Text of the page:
The European Center for Digital Rights, NOYB, filed a complaint against the European Commission with the European Data Protection Supervisor on Thursday (November 16th) over the use of microtargeted ads on Xu to promote its regulation on the disclosure of child sexual abuse material online.
NOYB filed a lawsuit against the European Commission’s Directorate-General for Migration and Home Affairs, alleging that the ads breach the EU’s General Data Protection Regulation (GDPR).
NOYB also noted that the use of microtargeted ads is contrary to the Commission’s intentions for greater advertising transparency.
The file, which aims to detect and remove online child sexual abuse material, has already drawn criticism in its original form, which would have given judicial authorities the power to ask communications services such as WhatsApp or Gmail to scan people’s private messages to find offensive content.
As well as Euractiv reportedDutch newspapers de Volkskrant discovered in October that the EU executive launched a micro-targeting campaign in September at X to promote its proposal in countries that did not support the text in the EU Council of Ministers.
Ads were shown in certain countries and not to all users, depending on the information collected about them. These are the Netherlands, Sweden, Belgium, Finland, Slovenia, Portugal and the Czech Republic, and the ads have been viewed more than four million times.
According to the article, the ads are not shown to those interested in privacy, or are Eurosceptic, and even those interested in Christianity are left out.
Now NOYB specified that the ads were not shown to those interested in “keywords such as #Qatargate, Brexit, Marine Le Pen, Alternative für Deutschland, Vox, Christian, Christian-phobia or Giorgia Meloni”.
However, political orientation and religious beliefs are considered sensitive data under the GDPR, the EU’s data privacy regulation, and their special regime is further strengthened by the Digital Services Act (DSA), an EU law enforced by the Commission.
Maartje de Graaf, data protection lawyer at NOYB, said it was “astounding that the European Commission is not following the law it helped institutionalize just a few years ago”.
Another data protection lawyer at NOYB, Felix Mikolasch, noted that the Commission “has no legal basis for processing sensitive data for targeted advertising on X. No one is above the law, and the EU Commission is no exception”.
In October, a Commission spokesperson told Euractiv that they were “conducting a thorough review” of the campaign, adding that “as a regulator, the Commission is responsible for taking appropriate measures to ensure compliance with these rules by all platforms”.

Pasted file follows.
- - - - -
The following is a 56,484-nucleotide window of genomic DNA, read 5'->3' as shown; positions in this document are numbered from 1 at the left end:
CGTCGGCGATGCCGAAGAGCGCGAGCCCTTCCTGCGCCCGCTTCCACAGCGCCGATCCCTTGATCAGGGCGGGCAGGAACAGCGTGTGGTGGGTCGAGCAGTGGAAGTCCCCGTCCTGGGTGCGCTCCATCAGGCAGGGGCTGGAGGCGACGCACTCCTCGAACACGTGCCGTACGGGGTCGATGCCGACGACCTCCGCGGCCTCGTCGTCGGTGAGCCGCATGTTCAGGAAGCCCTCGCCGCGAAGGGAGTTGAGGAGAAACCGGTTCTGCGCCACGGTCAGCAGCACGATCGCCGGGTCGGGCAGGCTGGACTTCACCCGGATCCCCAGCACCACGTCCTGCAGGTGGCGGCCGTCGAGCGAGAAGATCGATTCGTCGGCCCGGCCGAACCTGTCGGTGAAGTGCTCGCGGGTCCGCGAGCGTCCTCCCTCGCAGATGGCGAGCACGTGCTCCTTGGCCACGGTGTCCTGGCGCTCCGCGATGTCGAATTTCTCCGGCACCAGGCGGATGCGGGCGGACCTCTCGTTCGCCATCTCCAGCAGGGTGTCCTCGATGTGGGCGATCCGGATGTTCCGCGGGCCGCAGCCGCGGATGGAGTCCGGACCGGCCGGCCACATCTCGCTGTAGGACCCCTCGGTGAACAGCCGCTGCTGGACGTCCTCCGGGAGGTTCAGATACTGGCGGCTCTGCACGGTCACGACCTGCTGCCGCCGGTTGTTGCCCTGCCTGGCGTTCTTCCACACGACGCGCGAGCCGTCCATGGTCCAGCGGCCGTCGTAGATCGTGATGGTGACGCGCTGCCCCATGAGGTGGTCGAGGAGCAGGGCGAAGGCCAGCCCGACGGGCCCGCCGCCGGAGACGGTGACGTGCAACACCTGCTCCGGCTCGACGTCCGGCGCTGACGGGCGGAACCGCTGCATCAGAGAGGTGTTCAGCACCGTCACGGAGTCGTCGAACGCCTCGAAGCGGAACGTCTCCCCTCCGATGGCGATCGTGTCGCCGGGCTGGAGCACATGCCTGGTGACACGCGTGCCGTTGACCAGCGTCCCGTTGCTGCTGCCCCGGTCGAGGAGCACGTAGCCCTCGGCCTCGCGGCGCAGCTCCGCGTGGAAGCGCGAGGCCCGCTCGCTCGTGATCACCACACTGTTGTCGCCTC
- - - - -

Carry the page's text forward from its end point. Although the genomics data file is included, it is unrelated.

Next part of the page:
They also “provide regularly updated guidance to ensure our social media managers are aware of the new rules and that outsourcers also apply them fully”.
In October, the European Data Protection Supervisor (EDPS) told Euractiv that they had approached the Commission as part of a “so-called pre-investigation procedure, requesting information regarding the described use of micro-targeted ads, to be provided by October 20”.
The body specified that this “does not constitute the opening of an official investigation.”
The EDPS has now told Euractiv that they have received the European Commission’s response to their request for information and are in the process of reviewing it, with the aim of gaining a comprehensive understanding of the feedback. The watchdog will determine the next steps and take any action it deems appropriate following the review process.
NOYB informed Euractiv that they had planned to file a complaint even before the EDPS preliminary investigation began, but taking the necessary steps took time.
As NOYB also pointed out, advertising guidelines social media platform X (formerly known as Twitter) also takes into account sensitive categories such as religious beliefs or political affiliation, which should not be targeted by the site. However, the ad post is still available on X.
De Graaf said that “X claims to prohibit the use of sensitive data for ad targeting, but does nothing to actually enforce that prohibition.”
A Commission spokesperson also noted in October that platforms cannot “show targeted ads based on sensitive user data” under the DSA, which has also applied to X since mid-August.
According to NOYB, they are “currently evaluating whether to file charges against X for facilitating the illegal use of sensitive data for political micro-targeting.”
Concerns about microtargeting emerged as the Commission set out to make online political advertising more transparent, with a relevant file reaching an agreement last week between the European Parliament, the Council and the Commission, following inter-institutional negotiations known as trilogues.
(Edited by Luca Bertuzzi/Zoran Radosavljević)